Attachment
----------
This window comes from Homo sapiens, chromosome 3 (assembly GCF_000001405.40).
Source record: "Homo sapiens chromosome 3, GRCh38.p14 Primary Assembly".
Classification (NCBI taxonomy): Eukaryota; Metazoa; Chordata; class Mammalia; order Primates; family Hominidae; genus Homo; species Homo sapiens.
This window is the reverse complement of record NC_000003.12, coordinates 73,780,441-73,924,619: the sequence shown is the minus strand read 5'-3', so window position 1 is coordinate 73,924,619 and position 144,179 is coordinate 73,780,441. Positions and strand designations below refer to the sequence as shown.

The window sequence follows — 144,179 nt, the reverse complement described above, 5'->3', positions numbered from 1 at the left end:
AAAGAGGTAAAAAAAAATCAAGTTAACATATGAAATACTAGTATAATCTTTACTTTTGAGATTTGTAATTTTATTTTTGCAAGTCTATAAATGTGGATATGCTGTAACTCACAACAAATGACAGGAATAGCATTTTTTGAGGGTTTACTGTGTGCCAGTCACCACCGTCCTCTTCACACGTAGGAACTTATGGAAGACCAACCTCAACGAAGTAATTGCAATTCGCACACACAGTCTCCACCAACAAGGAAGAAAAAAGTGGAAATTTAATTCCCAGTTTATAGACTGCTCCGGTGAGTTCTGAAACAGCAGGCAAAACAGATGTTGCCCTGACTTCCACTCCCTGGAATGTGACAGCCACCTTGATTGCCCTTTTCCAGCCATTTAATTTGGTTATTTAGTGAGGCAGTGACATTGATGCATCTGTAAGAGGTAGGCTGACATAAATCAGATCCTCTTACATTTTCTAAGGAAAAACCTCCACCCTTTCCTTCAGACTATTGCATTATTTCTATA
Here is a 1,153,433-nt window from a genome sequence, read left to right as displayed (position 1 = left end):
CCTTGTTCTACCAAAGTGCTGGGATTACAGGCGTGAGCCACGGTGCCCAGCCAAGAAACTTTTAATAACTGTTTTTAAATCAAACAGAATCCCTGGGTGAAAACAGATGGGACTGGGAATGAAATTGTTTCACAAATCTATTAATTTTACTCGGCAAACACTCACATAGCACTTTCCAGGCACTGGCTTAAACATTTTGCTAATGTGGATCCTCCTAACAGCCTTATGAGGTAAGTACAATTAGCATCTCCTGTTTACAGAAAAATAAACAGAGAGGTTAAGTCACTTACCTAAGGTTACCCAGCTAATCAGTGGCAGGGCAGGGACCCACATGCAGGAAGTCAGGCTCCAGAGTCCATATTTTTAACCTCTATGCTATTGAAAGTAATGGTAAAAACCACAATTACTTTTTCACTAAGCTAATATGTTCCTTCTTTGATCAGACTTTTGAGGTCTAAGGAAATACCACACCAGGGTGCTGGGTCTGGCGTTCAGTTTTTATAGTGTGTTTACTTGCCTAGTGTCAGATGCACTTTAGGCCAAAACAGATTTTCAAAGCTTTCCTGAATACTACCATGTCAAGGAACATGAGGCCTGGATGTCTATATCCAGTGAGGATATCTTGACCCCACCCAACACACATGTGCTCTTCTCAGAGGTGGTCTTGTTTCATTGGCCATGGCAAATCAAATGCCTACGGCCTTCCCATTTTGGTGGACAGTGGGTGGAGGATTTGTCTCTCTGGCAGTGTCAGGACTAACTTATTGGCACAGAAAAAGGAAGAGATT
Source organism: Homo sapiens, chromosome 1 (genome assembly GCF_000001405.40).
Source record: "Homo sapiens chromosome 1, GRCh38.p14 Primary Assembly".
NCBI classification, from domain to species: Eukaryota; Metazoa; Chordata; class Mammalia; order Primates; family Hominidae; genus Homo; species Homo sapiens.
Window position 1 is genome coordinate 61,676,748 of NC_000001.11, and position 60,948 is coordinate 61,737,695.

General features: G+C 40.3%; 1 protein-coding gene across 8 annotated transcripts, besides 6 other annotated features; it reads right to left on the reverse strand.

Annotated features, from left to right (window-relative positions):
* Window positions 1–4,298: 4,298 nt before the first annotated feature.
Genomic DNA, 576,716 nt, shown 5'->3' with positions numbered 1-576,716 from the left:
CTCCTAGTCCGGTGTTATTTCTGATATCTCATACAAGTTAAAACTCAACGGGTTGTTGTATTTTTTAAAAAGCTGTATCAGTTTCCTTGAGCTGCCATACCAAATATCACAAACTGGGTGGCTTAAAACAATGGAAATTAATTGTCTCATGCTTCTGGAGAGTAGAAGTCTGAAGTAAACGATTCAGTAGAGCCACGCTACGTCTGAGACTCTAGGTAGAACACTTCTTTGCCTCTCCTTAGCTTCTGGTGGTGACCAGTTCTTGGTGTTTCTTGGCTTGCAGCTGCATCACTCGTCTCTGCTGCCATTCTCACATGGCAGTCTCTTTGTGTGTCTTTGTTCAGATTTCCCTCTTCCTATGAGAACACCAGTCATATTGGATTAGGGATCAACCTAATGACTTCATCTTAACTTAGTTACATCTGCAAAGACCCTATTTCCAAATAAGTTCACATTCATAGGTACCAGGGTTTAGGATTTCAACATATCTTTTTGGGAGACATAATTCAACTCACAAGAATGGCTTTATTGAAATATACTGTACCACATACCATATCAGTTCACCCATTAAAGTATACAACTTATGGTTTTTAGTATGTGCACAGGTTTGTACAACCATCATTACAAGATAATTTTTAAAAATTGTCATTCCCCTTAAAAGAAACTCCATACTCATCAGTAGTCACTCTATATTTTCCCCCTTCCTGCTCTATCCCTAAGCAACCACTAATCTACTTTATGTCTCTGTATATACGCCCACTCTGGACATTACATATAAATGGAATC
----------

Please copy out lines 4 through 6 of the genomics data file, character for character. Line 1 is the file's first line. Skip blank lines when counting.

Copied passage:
This window is the reverse complement of record NC_000003.12, coordinates 73,780,441-73,924,619: the sequence shown is the minus strand read 5'-3', so window position 1 is coordinate 73,924,619 and position 144,179 is coordinate 73,780,441. Positions and strand designations below refer to the sequence as shown.

The window sequence follows — 144,179 nt, the reverse complement described above, 5'->3', positions numbered from 1 at the left end:
AAAGAGGTAAAAAAAAATCAAGTTAACATATGAAATACTAGTATAATCTTTACTTTTGAGATTTGTAATTTTATTTTTGCAAGTCTATAAATGTGGATATGCTGTAACTCACAACAAATGACAGGAATAGCATTTTTTGAGGGTTTACTGTGTGCCAGTCACCACCGTCCTCTTCACACGTAGGAACTTATGGAAGACCAACCTCAACGAAGTAATTGCAATTCGCACACACAGTCTCCACCAACAAGGAAGAAAAAAGTGGAAATTTAATTCCCAGTTTATAGACTGCTCCGGTGAGTTCTGAAACAGCAGGCAAAACAGATGTTGCCCTGACTTCCACTCCCTGGAATGTGACAGCCACCTTGATTGCCCTTTTCCAGCCATTTAATTTGGTTATTTAGTGAGGCAGTGACATTGATGCATCTGTAAGAGGTAGGCTGACATAAATCAGATCCTCTTACATTTTCTAAGGAAAAACCTCCACCCTTTCCTTCAGACTATTGCATTATTTCTATA